Biochemical plant defenses can be induced by Si through activation of defense-related enzymes, such as polyphenoloxidase, peroxidase, glucanase in infested roots, and salicylic acid production [53,54,65,73].
To understand the interaction between silicon application and fungal resistance in citrus, this review aims to (1) Underline the agricultural importance of silicon in plant diseases; (2) Present several mechanisms of Si in reducing the effect of biotic stresses; (3) Present pre-harvest diseases such as those caused by Phytophthora Spp. and A. alternata in citrus; (4) Present post-harvest diseases such as those caused by Penicillium Spp.; and (5) Highlight Si involvement in citrus Phytophthora Spp., Alternaria Spp. and Penicillium Spp. diseases mitigation and identify future research direction.

2. Phytophthora Diseases of Citrus

Phytophthora Spp. are important causes of soil and water-borne diseases in citrus [74,75]. Phytophthora Spp. are distributed worldwide and cause significant losses of citrus fruit in the high rainfall subtropics, including the first- and second-largest global citrus production areas in the states of São Paulo, Brazil, and Florida, USA [39]. The most prevalent Phytophthora Spp. in citrus are P. nicotianae and P. citrophthora [76,77,78]. Phytophthora citrophthora R.E (Sm. and E.H. Sm.) Leonian is a genus of microorganisms in the Kingdom; Stramenopile order: Class Oocmycetes, which includes water molds, diatoms, and brown algae. Phytophthora species resemble true fungi because they grow by means of fine filaments, called hyphae, and produce spores [7].
Phytophthora nicotianae Breda de Haan is the main cause of root rot and foot root of citrus trees in and tropical areas of the world [10,73,79]. It has been identified as the most dangerous species infecting citrus plants as it causes both root/foot rot and may be spread over the citrus tree canopy via water splash [76]. It is also the main Phytophthora species infecting citrus in Brazil, Egypt, South Africa, and Tunisia [80].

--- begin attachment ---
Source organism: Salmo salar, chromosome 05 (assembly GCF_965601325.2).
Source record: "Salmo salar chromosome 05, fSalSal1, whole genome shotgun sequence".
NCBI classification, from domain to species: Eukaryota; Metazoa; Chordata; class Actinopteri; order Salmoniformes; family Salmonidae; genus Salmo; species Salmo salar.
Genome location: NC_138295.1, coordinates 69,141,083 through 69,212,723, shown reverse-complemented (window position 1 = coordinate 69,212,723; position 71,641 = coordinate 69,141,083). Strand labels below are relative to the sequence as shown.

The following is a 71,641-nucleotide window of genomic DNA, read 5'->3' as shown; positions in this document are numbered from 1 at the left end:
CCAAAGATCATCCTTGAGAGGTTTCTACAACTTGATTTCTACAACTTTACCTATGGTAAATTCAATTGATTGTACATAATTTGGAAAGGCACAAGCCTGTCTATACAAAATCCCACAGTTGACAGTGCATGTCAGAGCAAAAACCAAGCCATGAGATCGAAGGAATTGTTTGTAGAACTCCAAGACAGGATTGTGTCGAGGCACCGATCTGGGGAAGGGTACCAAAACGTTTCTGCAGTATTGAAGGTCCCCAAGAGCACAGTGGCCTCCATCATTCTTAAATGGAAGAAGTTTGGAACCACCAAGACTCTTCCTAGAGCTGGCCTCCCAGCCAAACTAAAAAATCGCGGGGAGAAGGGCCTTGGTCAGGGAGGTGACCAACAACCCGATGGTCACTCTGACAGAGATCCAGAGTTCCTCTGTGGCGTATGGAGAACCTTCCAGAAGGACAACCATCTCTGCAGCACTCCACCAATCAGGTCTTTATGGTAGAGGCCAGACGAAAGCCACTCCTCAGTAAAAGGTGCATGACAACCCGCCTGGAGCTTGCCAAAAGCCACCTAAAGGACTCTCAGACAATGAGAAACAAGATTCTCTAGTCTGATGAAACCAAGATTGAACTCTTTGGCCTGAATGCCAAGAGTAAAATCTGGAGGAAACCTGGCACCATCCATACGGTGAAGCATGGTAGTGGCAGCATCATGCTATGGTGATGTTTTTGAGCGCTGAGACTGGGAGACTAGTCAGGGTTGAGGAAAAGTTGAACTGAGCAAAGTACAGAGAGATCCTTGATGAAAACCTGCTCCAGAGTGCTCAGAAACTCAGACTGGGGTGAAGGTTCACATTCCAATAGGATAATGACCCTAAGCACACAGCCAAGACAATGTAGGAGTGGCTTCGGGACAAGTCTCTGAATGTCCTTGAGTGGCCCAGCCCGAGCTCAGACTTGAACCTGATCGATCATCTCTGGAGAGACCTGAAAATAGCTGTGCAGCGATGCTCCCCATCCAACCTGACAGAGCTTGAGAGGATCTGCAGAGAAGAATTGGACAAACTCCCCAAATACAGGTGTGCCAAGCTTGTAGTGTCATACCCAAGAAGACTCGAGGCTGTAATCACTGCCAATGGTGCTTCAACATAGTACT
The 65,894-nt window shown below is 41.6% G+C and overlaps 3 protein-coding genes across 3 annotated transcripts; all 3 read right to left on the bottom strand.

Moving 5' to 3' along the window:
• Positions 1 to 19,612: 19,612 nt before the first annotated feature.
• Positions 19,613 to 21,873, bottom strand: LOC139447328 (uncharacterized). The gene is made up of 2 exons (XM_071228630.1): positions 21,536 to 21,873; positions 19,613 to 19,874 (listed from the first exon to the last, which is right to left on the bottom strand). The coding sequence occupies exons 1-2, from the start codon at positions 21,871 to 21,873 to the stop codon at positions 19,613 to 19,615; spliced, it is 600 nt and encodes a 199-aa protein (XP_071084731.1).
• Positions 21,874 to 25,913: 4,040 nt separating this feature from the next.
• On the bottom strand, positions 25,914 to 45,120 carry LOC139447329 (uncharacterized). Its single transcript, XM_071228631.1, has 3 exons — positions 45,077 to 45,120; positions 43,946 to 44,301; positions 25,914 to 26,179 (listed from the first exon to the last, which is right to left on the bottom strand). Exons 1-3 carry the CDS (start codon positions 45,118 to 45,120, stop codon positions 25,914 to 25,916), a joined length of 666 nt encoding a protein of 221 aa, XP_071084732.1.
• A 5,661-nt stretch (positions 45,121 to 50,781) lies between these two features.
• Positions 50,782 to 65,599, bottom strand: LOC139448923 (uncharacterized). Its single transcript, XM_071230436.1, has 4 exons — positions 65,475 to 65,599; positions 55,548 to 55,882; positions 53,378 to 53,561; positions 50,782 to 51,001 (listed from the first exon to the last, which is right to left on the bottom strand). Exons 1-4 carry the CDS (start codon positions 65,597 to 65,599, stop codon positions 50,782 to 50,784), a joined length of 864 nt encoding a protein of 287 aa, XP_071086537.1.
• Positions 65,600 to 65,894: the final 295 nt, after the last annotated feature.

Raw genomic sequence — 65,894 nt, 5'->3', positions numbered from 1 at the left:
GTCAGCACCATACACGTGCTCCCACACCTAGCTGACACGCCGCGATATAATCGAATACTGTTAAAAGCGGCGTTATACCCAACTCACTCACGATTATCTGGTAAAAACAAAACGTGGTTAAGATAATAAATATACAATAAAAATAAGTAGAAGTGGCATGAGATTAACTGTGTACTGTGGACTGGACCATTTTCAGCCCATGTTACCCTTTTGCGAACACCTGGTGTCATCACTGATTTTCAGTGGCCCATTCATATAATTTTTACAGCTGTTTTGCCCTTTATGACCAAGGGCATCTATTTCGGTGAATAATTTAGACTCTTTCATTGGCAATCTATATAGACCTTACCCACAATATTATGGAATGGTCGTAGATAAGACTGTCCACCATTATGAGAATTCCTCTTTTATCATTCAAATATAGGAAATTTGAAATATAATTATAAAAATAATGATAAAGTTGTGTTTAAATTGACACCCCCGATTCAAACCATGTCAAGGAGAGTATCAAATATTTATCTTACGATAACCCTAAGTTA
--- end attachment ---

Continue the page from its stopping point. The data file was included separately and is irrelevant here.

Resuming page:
Phytophthora citrophthora R.E. (Sm and E.H. Sm) Leonian causes both winter and summer root rot characterized mostly by brown lesions on the fruit which later turn into rot and causes gummosis symptoms in Mediterranean climate [75]. Phytophthora citrophthora is a major Phytophthora pathogen reported on citrus production in South Africa [78]. However, it is mostly restricted to the Western Cape province of South Africa, an important commercial citrus producing region of the country [78]. Phytophthora citrophthora is more virulent in Mediterranean climatic areas [81,82]. Its damage is mostly significant especially when the roots of the affected citrus plant have a low resistance to fungal infections [82].
Phytophthora root rot affects all parts of the tree at different stages of development and is especially harmful on young trees when citrus scion material is grafted on susceptible rootstocks of Cleopatra mandarins and sweet orange [74,83,84]. Foot rot occurs when the scion area of a grafted citrus tree near the ground is infected with P. nicotianae. This results in lesions extending upward from the bud union on rootstocks, or up the trunk into main branches [38,74,79,83,84]. Foot and root rot cause a severe decline in yield by slowing down the production of new fibrous roots, stopping trees from maintaining adequate water and mineral uptake. This results in the reduction of fruit size and yield, leaf chlorosis, loss of leaves, and twig dieback [84,85].